Once title is established, it may be necessary for the Crown to reassess prior conduct in light of the new reality in order to faithfully discharge its fiduciary duty to the title-holding group going forward. For example, if the Crown begins a project without consent prior to Aboriginal title being established, it may be required to cancel the project upon establishment of the title if continuation of the project would be unjustifiably infringing. (at paragraph 92, emphasis added)

And what about the overhaul of environmental legislation in 2012 to smooth the way for pipeline and other industrial development? The court notes:

“Similarly, if legislation was validly enacted before title was established, such legislation may be rendered inapplicable going forward to the extent that it unjustifiably infringes Aboriginal title.”

2. Aboriginal title cases could be imminent

As a result of the Tsilhqot’in decision, the day when one or more oil tanker and pipeline impacted nations proves title in court may be much closer than anyone anticipated.In its decision the SCC roundly rejected the legal test advanced by Canada and the provinces that would have limited Aboriginal title to small intensively used tracts of land (like village sites), and affirmed that Aboriginal title also extends to areas used for purposes like hunting, fishing, trapping and spiritual/cultural practices. The court also confirmed that both the Canadian and Aboriginal perspectives were essential to understanding and proving title, including First Nations laws, practices, customs and traditions related to Indigenous land tenure and use. In the result the legal barriers to proving title in the Canadian courts have been lowered substantially as compared to the state of the law following the earlier BC Court of Appeal decision.

We note that in the context of the Enbridge project, many impacted nations have already brought forward extensive evidence of their Aboriginal title and/or rights to the Joint Review Panel, directly to the Crown or in previous court cases. This evidence, including testimony of Indigenous knowledge holders and Elders and expert reports from anthropologists and others is exactly the type relied upon by the trial judge in Tsilhqot’in and ultimately by the SCC in making its declaration of title. The implications of the Tsilhqot’in decision will no doubt be front and centre in these nation’s minds as many prepare for court challenges.

3. New emphasis on consent

Tsilhqot’in Chiefs drum together honouring their peoples after hearing case decision.
A new emphasis on seeking and obtaining the consent of First Nations to proposed development in their territories is front and centre in the SCC decision. After confirming that Aboriginal title includes “the right to proactively use and manage the land” the Chief Justice goes on, as follows:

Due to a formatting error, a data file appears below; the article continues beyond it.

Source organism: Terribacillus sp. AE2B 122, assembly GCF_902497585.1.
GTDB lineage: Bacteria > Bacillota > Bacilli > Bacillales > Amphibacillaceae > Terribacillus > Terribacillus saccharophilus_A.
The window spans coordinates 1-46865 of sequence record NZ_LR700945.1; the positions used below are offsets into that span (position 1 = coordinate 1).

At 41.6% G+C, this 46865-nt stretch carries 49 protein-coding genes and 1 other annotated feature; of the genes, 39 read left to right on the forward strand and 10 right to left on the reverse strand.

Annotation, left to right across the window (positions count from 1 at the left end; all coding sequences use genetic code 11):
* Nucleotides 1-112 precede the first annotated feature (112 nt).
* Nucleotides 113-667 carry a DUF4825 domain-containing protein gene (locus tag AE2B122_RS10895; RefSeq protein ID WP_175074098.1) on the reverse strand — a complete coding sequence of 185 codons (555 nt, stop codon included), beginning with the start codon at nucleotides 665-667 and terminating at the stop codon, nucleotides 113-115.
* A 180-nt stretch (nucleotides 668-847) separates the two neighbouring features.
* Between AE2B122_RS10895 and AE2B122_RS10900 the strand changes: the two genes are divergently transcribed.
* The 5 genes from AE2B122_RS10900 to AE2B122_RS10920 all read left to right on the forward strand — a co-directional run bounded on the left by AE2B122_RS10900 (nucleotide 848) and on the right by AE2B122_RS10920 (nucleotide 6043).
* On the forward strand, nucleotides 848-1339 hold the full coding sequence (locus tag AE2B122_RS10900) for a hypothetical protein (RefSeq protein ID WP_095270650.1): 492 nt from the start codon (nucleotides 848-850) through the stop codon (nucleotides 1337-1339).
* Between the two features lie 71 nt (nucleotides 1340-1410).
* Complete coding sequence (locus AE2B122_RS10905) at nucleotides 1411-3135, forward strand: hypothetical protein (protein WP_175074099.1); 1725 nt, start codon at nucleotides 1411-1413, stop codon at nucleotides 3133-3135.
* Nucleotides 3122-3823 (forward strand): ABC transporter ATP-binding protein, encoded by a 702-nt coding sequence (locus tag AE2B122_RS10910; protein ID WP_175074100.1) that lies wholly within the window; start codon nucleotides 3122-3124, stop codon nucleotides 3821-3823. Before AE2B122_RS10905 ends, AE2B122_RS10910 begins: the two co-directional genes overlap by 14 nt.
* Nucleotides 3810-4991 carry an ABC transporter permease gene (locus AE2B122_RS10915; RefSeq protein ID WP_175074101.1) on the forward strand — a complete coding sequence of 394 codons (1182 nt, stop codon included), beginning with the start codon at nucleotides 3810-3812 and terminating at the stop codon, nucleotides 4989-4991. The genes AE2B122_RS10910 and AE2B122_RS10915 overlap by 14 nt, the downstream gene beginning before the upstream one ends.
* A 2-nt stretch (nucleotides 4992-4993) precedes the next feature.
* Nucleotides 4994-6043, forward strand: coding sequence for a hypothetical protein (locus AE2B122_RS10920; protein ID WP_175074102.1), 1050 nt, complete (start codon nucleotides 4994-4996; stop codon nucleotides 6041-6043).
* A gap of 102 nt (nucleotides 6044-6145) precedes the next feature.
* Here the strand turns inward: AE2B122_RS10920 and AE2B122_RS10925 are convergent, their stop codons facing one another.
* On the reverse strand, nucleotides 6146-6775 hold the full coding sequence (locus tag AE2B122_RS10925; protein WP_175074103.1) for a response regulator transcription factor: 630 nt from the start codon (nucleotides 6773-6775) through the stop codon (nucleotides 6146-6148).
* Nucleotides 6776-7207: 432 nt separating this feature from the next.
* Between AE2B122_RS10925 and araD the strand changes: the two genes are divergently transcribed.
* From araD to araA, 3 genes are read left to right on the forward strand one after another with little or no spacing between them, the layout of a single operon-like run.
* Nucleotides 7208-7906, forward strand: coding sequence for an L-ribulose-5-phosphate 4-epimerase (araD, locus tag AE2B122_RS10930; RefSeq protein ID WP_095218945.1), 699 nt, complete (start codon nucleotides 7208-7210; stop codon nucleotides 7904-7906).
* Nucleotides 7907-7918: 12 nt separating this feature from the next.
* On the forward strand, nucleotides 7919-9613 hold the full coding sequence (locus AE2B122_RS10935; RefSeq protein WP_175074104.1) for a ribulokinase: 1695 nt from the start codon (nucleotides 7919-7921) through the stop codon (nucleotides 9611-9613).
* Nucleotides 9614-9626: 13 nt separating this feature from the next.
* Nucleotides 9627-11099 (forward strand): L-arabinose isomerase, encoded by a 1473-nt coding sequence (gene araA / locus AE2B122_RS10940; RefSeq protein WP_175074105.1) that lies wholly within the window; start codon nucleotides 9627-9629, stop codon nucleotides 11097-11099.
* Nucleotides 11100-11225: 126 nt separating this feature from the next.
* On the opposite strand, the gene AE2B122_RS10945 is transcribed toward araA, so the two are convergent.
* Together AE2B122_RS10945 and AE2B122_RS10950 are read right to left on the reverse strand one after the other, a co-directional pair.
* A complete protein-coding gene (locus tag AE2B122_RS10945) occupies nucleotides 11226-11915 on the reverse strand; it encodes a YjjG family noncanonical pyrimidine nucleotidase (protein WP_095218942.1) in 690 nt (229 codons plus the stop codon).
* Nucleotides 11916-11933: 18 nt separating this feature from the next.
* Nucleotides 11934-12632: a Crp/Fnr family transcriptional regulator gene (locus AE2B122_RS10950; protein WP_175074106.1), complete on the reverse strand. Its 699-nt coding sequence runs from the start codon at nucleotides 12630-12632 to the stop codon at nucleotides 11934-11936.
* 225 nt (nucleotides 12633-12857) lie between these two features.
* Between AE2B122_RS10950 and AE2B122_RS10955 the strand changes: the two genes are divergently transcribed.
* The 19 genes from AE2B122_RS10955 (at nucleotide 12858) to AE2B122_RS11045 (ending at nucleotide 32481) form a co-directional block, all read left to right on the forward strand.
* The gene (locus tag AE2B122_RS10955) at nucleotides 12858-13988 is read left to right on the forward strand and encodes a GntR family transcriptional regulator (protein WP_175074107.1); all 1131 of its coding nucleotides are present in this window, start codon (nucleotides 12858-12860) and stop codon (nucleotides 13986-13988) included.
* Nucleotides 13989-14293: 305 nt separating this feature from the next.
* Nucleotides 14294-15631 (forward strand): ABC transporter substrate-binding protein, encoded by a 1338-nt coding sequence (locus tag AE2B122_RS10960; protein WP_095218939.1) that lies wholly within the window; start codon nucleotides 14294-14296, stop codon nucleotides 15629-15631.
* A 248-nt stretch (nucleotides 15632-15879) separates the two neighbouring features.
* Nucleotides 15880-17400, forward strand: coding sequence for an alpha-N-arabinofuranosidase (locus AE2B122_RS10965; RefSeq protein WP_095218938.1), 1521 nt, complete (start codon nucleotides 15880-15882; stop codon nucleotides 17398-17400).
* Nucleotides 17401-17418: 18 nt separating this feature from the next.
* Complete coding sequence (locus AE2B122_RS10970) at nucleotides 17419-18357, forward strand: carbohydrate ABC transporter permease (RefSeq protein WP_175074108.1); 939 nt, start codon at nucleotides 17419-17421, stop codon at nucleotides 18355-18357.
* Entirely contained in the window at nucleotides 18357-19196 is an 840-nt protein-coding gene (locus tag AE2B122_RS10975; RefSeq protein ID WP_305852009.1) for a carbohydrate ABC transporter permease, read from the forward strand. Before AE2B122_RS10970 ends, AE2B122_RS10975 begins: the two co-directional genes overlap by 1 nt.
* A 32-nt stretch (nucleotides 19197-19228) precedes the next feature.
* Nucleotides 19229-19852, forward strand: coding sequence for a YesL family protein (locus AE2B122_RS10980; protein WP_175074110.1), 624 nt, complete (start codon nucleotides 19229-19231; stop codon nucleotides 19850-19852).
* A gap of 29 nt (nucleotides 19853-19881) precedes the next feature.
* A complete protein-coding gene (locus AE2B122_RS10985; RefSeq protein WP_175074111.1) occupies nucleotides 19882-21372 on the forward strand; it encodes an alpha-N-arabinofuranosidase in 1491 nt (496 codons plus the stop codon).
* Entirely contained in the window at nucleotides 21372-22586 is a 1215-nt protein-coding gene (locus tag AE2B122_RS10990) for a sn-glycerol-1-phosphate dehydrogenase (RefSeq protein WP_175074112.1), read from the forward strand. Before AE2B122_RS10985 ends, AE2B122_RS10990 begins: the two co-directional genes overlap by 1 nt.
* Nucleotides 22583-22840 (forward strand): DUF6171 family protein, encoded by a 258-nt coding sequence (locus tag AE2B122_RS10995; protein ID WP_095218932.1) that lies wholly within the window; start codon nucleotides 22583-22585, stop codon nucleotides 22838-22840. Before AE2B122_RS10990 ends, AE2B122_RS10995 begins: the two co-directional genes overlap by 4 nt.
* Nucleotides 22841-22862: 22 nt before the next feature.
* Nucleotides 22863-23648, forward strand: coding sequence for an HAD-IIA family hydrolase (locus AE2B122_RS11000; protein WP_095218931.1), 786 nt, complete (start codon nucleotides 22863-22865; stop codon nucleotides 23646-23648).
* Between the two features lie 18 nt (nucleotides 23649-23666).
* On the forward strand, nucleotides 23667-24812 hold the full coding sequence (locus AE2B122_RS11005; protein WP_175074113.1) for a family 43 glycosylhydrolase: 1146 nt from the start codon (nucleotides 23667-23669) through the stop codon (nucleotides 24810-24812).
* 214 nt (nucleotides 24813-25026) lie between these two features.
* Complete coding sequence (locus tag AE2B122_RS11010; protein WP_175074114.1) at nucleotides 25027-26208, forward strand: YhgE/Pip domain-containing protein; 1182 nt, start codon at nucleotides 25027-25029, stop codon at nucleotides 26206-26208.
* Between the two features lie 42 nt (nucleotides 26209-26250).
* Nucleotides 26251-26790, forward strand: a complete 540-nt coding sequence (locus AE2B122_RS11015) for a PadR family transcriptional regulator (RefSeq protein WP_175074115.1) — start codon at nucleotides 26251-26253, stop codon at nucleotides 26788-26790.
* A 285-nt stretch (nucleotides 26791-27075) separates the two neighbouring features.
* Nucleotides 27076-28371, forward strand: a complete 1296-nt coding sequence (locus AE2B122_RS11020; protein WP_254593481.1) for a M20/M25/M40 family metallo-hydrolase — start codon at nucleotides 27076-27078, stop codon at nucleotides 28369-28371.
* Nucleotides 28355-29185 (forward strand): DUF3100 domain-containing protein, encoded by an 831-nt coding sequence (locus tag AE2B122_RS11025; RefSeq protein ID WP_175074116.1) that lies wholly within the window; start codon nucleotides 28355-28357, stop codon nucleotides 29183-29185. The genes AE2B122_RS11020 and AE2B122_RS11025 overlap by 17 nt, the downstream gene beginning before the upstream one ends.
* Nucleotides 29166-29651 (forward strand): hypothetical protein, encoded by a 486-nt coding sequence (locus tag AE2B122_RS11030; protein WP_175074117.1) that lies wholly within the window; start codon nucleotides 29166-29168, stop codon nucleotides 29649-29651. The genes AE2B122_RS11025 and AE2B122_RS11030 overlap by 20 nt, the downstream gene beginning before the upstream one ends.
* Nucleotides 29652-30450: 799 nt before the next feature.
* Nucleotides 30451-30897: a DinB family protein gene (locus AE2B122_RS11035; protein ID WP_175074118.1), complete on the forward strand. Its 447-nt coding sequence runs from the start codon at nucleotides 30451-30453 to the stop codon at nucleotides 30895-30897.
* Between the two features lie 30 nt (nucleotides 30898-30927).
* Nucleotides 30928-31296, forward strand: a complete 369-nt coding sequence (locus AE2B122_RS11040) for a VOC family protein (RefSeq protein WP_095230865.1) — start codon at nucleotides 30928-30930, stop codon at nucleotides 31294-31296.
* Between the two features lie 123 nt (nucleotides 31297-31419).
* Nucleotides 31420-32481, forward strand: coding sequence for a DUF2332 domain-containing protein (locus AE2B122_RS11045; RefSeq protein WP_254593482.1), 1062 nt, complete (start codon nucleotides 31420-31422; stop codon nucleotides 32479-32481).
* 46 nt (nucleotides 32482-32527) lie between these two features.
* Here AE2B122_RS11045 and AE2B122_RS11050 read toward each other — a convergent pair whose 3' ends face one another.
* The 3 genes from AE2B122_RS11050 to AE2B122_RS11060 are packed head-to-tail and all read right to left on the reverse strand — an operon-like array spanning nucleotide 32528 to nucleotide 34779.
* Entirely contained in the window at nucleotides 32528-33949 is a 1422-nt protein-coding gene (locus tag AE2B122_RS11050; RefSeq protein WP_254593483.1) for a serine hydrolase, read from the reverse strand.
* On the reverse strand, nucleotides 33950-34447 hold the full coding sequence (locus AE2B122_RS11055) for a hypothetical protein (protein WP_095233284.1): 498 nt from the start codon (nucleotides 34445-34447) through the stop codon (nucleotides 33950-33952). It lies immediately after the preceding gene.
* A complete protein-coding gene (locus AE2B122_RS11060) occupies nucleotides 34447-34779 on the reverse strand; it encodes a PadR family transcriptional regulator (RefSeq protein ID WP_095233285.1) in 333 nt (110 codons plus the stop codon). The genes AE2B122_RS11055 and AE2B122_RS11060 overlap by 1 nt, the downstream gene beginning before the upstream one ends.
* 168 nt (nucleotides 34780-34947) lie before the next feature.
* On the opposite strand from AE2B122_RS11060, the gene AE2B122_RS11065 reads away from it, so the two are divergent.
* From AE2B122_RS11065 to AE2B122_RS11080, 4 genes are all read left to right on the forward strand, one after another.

“I add this. Governments and individuals proposing to use or exploit land, whether before or after a declaration of Aboriginal title, can avoid a charge of infringement or failure to adequately consult by obtaining the consent of the interested Aboriginal group (at paragraph 97, emphasis added).

Over a hundred First Nations have banned the Enbridge project and other tar sands infrastructure from their territories and watersheds as a matter of their own Indigenous laws through instruments like the Save the Fraser Declaration and the Coastal First Nations Declaration. The consent referenced by Canada’s highest court has clearly been denied by these First Nations, and impacted nations have made it clear that they will enforce their decision using all lawful means.

The Tsilhqot’incase also set strict limits on the circumstances in which the federal or provincial governments can proceed if First Nations have not consented.

“The right to control the land conferred by Aboriginal title means that governments and others seeking to use the land must obtain the consent of the Aboriginal title holders. If the Aboriginal group does not consent to the use, the government’s only recourse is to establish that the proposed incursion on the land is justified under s. 35 of the Constitution Act, 1982.” (at paragraph 76).

4. An inherent conservation limit

Confirming our shared responsibility to future generations is another important theme in the Tsilhqot’in decision with relevance to the Enbridge file. One of the unique elements of Aboriginal title is that it is a “collective title held not only for the present generation but for all succeeding generations”; this means that Aboriginal title lands can’t be “developed or misused is a way that would substantially deprive future generations of the benefit of the land” (Tsilhqot’in at para 74). This inherent conservation limit was articulated by the court in the 1997 Delgamuukw case as a restriction on the First Nations holding Aboriginal title.